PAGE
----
(PRWEB) October 6, 2004
I love playing tennis, and if youÂll allow me to toot my own horn for a second- IÂm pretty damn good at it. By the time I was 16 I was a National Tennis Champion. By the time I was 18, I was on the U.S. Juniors Davis Cup Team. I played tennis all through college and I only stopped around the age of 21 because I had a pretty serious shoulder injury. I suppose one of the main reasons I enjoyed tennis so much, was because of the rush I felt when playing. It made me feel great, totally alive and after I stopped playing, I really missed feeling that rush.
After I graduated from college I started working at Lorimar Television in New Port Beach, California. Working in the entertainment industry was great; I got to meet a lot of movie stars and go to all the hip parties. I guess you could say I was introduced to the fast lifeÂ what an awesome trip. Of course, as is the case with any club worth joining, there is a necessary inauguration ceremony. Depending on what group you decide to join, the act is slightly different but the same idea remains- something ÂcoolÂ needs to be done to fit into the in crowd. Having said this, when I was offered my first hit of cocaine I wasnÂt too shocked. There was an extra bonus to this induction ceremony -that rush I loved- it was back! Addiction had reared its ugly face.
So, the feeling had returned, but inevitably, like all good things, me drugging with no consequence had to come to an end. And so, it did- I woke up from this wonderfully deep sleepÂ I had the strangest feeling something had happened, but what was it? Well, I found out when the judge sentenced me to a 7.5 year vacation at in a state prison. Apparently I had had a car accident and the other driver had been hurt. When my lawyer asked what my plea would be I said guilty. I mean, I figured I should at least be honest, I knew something had happenedÂ exactly what that was, I donÂt know, but I did know I had been high and had totally blacked out. As for my time inside, I dropped acid once and that was enough to convince me, it wasnÂt my bag.
Suburbia can be a beautiful sight. And at the age of 33, after three years of perfect parole, I had settled down there. I had the whole package- wife, good job, and the last thing essential in this formula- a kid. My wife had a c-section and to combat the pain of the birth, the doctor had prescribed vicoden. I started experiencing shoulder pain from my tennis playing days and started taking it as well. There was no problem at the beginning; I just used it as needed. That was, until my wife introduced me to a combination of wine and vicoden that made me feel great.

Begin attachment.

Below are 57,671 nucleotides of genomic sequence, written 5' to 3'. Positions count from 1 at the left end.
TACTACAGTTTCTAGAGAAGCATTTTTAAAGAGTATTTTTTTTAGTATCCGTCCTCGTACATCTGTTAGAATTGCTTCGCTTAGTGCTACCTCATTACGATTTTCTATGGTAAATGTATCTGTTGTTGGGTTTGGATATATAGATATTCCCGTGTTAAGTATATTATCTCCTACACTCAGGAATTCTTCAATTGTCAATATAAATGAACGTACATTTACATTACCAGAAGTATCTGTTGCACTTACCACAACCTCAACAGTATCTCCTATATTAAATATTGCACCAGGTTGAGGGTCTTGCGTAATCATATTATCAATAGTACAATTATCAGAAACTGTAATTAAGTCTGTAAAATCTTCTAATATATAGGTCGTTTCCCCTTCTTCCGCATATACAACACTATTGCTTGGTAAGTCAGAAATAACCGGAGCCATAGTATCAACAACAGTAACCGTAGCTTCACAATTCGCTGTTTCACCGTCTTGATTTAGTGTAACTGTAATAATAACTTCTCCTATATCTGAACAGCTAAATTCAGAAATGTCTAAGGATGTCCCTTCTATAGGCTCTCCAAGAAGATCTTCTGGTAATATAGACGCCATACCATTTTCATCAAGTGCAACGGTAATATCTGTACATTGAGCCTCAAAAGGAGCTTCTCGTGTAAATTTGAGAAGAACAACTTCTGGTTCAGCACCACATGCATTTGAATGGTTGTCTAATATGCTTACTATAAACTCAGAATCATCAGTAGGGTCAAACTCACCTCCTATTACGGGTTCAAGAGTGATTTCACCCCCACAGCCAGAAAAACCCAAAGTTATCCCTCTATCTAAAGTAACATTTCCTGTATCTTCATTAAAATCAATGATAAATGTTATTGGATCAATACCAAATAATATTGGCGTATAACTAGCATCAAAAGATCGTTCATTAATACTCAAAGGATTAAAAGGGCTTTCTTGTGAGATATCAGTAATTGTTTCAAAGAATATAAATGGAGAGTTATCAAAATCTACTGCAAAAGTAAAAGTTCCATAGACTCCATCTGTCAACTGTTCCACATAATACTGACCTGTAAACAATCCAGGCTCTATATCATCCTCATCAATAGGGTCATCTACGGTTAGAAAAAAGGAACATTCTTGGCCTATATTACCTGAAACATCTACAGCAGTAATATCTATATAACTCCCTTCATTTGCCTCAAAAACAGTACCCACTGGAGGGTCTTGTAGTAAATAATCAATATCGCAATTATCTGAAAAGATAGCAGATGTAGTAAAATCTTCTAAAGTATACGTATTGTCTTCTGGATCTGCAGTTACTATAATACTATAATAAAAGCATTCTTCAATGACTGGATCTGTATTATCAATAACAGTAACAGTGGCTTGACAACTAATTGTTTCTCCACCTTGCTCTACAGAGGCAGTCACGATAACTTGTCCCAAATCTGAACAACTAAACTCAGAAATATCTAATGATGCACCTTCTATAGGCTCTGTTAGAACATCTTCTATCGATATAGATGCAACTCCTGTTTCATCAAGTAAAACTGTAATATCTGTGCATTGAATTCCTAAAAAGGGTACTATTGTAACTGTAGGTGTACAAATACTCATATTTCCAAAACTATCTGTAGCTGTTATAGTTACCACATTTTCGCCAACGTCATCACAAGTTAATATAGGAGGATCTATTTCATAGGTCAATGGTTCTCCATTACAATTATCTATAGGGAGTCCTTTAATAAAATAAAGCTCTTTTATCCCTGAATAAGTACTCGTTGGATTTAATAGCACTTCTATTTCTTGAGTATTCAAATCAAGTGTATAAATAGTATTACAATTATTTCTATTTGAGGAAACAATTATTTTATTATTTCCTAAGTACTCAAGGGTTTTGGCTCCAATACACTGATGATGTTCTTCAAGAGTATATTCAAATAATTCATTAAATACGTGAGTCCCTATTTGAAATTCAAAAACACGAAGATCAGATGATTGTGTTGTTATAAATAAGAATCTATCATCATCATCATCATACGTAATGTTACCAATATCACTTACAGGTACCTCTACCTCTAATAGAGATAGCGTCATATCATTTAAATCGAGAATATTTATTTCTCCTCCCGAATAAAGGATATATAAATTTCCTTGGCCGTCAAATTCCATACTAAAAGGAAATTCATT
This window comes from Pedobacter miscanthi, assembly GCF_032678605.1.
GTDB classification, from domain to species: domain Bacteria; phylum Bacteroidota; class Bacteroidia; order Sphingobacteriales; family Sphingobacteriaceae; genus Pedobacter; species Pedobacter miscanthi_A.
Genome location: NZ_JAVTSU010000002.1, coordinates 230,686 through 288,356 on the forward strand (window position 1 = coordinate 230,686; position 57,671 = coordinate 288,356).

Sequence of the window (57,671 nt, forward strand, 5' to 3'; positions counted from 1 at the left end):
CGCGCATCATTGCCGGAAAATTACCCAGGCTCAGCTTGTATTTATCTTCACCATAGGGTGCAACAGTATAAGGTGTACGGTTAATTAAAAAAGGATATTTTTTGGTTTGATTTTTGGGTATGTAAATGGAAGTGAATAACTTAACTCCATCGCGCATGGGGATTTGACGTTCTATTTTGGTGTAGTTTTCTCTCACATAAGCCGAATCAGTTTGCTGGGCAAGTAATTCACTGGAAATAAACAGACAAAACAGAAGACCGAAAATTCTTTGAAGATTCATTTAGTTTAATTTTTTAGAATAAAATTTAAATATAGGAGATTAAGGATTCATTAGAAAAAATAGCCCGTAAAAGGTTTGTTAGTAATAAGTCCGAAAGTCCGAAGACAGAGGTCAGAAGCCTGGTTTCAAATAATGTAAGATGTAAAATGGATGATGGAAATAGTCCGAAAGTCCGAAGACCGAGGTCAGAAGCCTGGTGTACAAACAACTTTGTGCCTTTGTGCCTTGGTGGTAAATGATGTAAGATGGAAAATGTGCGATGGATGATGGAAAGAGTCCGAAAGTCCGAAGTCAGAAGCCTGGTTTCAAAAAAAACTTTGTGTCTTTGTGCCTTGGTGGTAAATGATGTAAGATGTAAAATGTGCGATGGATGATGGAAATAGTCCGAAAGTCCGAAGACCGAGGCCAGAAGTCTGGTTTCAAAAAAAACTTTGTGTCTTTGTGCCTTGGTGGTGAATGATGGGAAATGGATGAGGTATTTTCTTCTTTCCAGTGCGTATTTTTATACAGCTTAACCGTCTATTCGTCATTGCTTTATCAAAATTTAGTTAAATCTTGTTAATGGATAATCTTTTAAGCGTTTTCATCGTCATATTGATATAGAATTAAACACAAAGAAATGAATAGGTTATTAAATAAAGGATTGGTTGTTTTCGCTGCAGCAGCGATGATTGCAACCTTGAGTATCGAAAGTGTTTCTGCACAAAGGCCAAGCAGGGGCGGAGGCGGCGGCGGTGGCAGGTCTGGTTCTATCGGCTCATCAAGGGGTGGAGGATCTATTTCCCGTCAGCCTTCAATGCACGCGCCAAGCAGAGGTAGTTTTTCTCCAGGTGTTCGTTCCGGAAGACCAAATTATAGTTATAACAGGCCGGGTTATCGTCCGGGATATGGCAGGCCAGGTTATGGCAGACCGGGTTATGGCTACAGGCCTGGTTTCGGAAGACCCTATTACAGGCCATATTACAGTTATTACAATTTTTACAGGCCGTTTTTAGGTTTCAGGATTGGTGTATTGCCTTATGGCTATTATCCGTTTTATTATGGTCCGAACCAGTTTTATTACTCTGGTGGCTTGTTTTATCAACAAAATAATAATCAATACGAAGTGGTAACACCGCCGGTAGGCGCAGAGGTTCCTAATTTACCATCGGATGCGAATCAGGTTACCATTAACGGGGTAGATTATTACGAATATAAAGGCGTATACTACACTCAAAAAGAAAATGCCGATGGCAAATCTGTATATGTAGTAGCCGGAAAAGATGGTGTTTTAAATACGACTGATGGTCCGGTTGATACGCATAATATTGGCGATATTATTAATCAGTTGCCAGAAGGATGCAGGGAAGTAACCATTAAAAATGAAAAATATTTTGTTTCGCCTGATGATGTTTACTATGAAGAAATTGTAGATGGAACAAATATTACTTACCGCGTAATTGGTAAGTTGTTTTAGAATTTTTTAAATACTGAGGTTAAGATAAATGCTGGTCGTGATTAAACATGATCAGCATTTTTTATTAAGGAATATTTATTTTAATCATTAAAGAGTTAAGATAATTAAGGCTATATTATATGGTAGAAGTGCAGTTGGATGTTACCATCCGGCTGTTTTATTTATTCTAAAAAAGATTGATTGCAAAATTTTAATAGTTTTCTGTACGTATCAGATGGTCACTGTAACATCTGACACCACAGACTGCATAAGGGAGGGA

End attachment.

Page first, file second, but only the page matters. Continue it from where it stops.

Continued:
Things slowly progressed from there until I was taking both methadone and heroine. I decided to go into a treatment center and even though a good friend of mine overdosed by drinking a bottle of vodka, I relapsed anyway. My marriage had ended and I was pretty much a mess. I went to three more treatment centers and nothing really worked. I pretty much had things under control when I met my new girlfriend and moved in with her. She had a pretty cool business- I guess you could say she was a dog trainer to the stars. I worked with her and got to meet people like Carol King, Henry Winkler (the Fonz),Dionne Worwick, Judith Kranz, Barbara Eoen (I Dream of Jeannie), and I even met Tom CruiseÂs beagle.
My girlfriend and I had a lot going, but when her dog died we both started using again. We got into a fight one night and the police were involved. So, I had an option. It was either two weeks in jail or six months of rehab. I was ready to pick jail, after all it was a much shorter sentence, if you will, and I knew treatment wasnÂt going work. I had pretty much made up my mind when I spoke to my step-father. He convinced me to go to treatment one more time and made me promise to make a real effort at it, if not for myself, for my familyÂs peace of mind.
So, almost a year later here I am, drug free and still in a program. See, after speaking to some friends and from my own experience, I realized that a one month program wasnÂt going to do it for me. I needed more. More to stabilize, more to build my life up again, I also found that I needed something that was a little bit less than conventional. Something I hated about the other treatment centers I had gone to was the therapistÂs incessant need to make me talk about my feelings all day. I mean, IÂm not saying talking about whatÂs bothering you isnÂt a good idea- it is- but I needed a little bit more. So, I picked Holistic. I have found this program to be a good mix between eastern and western approaches to addiction treatment, not to mention IÂm not in a sterile environment- which is something that drove me crazy in the other treatment centers. Here weÂre encouraged to get out there in the world and interact with real people. I even get to work at the center. I truly believe in the techniques that are used here- I guess thatÂs why I stuck it out.
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